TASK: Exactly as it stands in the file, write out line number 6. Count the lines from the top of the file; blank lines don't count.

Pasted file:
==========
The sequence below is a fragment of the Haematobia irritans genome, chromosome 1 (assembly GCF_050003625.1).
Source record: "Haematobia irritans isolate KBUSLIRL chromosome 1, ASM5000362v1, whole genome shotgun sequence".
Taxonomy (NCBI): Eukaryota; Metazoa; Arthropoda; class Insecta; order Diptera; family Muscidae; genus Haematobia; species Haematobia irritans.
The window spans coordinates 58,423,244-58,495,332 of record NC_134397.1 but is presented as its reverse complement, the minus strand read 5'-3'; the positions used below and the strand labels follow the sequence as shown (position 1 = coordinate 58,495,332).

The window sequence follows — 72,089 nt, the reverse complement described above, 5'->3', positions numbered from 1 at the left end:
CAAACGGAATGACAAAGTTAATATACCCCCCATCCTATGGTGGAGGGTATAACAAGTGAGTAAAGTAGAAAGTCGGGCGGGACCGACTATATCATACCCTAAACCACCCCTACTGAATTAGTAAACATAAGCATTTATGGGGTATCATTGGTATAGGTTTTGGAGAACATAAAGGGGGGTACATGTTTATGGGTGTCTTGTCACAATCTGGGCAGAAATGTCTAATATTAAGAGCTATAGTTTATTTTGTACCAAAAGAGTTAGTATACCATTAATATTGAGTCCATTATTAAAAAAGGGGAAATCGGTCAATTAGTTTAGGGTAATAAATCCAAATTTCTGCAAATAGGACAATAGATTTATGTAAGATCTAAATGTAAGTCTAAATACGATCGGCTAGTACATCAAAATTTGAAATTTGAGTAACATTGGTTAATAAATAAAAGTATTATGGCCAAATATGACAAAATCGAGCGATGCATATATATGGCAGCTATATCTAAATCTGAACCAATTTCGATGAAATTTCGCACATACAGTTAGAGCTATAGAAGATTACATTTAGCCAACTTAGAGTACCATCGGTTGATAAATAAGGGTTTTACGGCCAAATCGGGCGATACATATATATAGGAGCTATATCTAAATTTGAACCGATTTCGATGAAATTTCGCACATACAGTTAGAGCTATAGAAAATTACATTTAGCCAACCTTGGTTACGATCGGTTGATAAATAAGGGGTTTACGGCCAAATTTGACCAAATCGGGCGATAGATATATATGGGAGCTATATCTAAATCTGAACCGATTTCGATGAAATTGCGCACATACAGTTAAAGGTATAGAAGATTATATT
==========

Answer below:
CAAACGGAATGACAAAGTTAATATACCCCCCATCCTATGGTGGAGGGTATAACAAGTGAGTAAAGTAGAAAGTCGGGCGGGACCGACTATATCATACCCTAAACCACCCCTACTGAATTAGTAAACATAAGCATTTATGGGGTATCATTGGTATAGGTTTTGGAGAACATAAAGGGGGGTACATGTTTATGGGTGTCTTGTCACAATCTGGGCAGAAATGTCTAATATTAAGAGCTATAGTTTATTTTGTACCAAAAGAGTTAGTATACCATTAATATTGAGTCCATTATTAAAAAAGGGGAAATCGGTCAATTAGTTTAGGGTAATAAATCCAAATTTCTGCAAATAGGACAATAGATTTATGTAAGATCTAAATGTAAGTCTAAATACGATCGGCTAGTACATCAAAATTTGAAATTTGAGTAACATTGGTTAATAAATAAAAGTATTATGGCCAAATATGACAAAATCGAGCGATGCATATATATGGCAGCTATATCTAAATCTGAACCAATTTCGATGAAATTTCGCACATACAGTTAGAGCTATAGAAGATTACATTTAGCCAACTTAGAGTACCATCGGTTGATAAATAAGGGTTTTACGGCCAAATCGGGCGATACATATATATAGGAGCTATATCTAAATTTGAACCGATTTCGATGAAATTTCGCACATACAGTTAGAGCTATAGAAAATTACATTTAGCCAACCTTGGTTACGATCGGTTGATAAATAAGGGGTTTACGGCCAAATTTGACCAAATCGGGCGATAGATATATATGGGAGCTATATCTAAATCTGAACCGATTTCGATGAAATTGCGCACATACAGTTAAAGGTATAGAAGATTATATT